What can I do to protect myself H1N1?
This season, there is a vaccine against the virus of seasonal influenza and seasonal influenza, in 2009 an H1N1 vaccine to protect against the H1N1 influenza in 2009 to protect (), sometimes called the swine flu. An influenza vaccine is the first important step to protect against influenza infection. For more information on the 2009 edition of the H1N1 vaccine, visit the H1N1 influenza vaccine Resources. For more information about vaccines against seasonal influenza, go to the prevention of seasonal influenza vaccine.
There are steps every day to prevent the spread of germs that can cause respiratory diseases like influenza.
Cover nose and mouth with a tissue when sneezing or coughing. Throw the tissue away after use.
; Wash your hands often with soap and water. If soap and water are not available, use an alcohol-based hand sanitizer .*; Avoid contact with eyes, nose or mouth. Germs spread this way.
; Try to avoid close contact with sick people.
; If you are ill with flu-like symptoms, the CDC recommends to stay home for at least 24 hours after the fever has gone through medical or other needs. (Walk your not using fever reducing medicine.) Away from others as much as possible to keep the other patients.
; Tips for public health school closures follow the remote control to avoid the crowds and other social measures.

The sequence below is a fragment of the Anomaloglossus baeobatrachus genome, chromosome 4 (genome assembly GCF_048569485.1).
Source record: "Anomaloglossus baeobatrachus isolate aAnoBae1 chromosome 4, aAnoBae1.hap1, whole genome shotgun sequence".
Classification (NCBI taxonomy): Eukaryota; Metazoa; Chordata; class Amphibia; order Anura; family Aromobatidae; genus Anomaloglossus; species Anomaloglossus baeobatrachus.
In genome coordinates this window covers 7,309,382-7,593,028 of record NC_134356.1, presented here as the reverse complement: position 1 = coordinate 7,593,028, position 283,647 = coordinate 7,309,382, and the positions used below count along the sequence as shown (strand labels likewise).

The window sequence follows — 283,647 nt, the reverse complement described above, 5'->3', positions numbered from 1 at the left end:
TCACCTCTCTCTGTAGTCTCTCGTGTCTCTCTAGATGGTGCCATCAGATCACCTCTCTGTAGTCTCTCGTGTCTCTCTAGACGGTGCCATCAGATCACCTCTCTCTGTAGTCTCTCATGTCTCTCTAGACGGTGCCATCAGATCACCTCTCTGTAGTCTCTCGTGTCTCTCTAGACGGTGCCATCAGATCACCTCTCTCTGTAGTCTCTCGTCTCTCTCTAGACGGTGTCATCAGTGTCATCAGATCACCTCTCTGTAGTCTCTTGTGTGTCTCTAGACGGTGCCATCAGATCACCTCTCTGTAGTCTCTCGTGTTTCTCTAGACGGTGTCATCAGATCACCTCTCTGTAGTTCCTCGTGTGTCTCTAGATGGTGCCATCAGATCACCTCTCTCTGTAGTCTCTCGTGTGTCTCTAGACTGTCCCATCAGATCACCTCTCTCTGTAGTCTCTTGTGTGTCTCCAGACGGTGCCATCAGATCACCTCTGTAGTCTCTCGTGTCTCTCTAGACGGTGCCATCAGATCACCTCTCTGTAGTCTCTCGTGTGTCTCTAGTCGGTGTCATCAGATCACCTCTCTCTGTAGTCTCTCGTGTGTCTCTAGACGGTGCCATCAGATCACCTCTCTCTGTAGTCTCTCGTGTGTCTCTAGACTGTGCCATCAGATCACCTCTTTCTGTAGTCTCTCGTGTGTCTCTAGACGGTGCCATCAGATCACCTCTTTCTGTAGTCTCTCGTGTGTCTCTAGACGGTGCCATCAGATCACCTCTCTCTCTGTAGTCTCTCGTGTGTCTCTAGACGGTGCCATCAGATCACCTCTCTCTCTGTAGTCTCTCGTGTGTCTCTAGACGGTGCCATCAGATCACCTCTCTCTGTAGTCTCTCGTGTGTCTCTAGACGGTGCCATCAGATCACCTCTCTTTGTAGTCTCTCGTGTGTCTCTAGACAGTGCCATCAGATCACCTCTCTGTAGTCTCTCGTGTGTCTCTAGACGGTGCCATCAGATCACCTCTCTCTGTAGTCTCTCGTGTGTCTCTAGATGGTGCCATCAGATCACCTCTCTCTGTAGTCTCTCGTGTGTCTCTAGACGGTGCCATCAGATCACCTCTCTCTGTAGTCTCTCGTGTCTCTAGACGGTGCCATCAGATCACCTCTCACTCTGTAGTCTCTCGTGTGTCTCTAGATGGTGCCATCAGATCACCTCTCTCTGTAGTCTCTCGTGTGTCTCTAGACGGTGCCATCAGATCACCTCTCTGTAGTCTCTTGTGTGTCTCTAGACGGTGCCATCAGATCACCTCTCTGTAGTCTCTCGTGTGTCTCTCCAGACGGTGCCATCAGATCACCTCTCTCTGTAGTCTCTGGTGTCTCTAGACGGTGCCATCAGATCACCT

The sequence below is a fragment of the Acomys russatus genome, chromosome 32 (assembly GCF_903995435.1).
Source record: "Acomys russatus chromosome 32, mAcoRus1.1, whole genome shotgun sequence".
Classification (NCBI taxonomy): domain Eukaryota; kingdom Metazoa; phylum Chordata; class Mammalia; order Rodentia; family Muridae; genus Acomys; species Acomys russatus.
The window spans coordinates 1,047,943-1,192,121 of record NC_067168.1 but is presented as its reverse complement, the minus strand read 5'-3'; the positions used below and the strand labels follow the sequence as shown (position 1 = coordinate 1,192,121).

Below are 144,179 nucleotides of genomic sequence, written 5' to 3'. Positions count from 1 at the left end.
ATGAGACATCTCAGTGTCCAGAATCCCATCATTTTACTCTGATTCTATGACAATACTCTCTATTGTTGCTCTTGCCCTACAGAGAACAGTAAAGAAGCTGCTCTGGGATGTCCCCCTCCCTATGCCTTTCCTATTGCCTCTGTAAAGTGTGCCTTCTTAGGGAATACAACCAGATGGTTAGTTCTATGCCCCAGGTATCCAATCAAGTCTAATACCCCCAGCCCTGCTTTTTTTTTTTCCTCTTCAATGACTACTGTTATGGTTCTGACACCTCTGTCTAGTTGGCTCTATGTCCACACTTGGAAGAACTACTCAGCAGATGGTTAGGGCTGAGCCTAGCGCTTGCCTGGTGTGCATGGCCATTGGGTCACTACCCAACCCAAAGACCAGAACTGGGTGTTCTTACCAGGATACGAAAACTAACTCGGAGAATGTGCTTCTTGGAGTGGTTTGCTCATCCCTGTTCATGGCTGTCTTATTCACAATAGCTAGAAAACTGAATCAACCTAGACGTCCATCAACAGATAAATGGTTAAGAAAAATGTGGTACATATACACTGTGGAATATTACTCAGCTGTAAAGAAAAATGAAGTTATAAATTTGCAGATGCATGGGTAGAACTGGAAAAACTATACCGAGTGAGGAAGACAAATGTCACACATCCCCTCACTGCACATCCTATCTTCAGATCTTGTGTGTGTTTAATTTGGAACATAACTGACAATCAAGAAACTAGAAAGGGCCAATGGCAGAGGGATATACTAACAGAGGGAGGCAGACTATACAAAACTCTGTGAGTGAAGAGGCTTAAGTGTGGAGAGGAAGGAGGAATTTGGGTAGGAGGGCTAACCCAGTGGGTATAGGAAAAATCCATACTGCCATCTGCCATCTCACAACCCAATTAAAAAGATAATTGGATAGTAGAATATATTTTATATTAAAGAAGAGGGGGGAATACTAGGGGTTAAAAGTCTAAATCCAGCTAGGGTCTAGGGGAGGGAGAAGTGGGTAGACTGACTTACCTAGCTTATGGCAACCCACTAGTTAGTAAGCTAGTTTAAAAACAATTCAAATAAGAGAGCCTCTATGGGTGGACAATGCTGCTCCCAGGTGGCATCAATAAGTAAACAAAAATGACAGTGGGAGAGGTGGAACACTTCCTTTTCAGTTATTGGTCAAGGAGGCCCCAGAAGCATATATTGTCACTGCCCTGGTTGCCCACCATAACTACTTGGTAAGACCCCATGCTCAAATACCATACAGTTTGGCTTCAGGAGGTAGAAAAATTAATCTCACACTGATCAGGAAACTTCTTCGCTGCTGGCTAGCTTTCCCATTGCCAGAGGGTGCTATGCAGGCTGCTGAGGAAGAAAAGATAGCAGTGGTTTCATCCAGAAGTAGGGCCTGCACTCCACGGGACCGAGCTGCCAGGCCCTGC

; Be prepared when you get sick and must stay home for a week or two, a supply of over the counter medicines, alcohol-based hand rubs * (for when soap and water are not available), tissues and related species can help to arrange tours for the general public while you are sick and avoid contagious.
What is the best way to limit the spread of the virus by coughing or sneezing;
If you are ill with flu-like symptoms, the CDC recommends to stay home for at least 24 hours after the fever has gone through medical or other needs. (Walk your not using fever reducing medicine.) Away from others as much as possible. Covering mouth and nose with a tissue when coughing or sneezing. Put your handkerchief away. Then you wash your hands and pretend that every time you sneeze or cough.
If I were a family member at home who is ill with H1N1 influenza, 2009, should go to work?
Employees who are good, but have completed a family member ill to go home with the H1N1 avian influenza in 2009 can work normally. These agents should monitor their health every day, every day, and take precautions, including coughing and sneezing and washing hands frequently with soap and water, especially after coughing or sneezing. If soap and water are not available, it should be alcohol-based hand sanitizer .* If you were to fall sick, they notify their supervisor and stay home. Employees who receive an underlying illness or who are pregnant should consult their physician for advice because they could use to receive influenza antiviral drugs. For more information see the working conditions and guidelines for the prevention of new influenza A (H1N1) influenza in the workforce.
What is the best technique for washing hands to avoid the flu?
Wash your hands often will help protect from germs. CDC recommends that if your hands - Wash with soap and warm water - to wash for 15 to 20 seconds. If soap and water are not available, alcohol-based hand wipes or gel sanitizers may be used .* You can find them in most supermarkets and pharmacies. If using gel, rub your hands until the gel is dry.
The gel does not need water to work, alcohol kills germs on hands.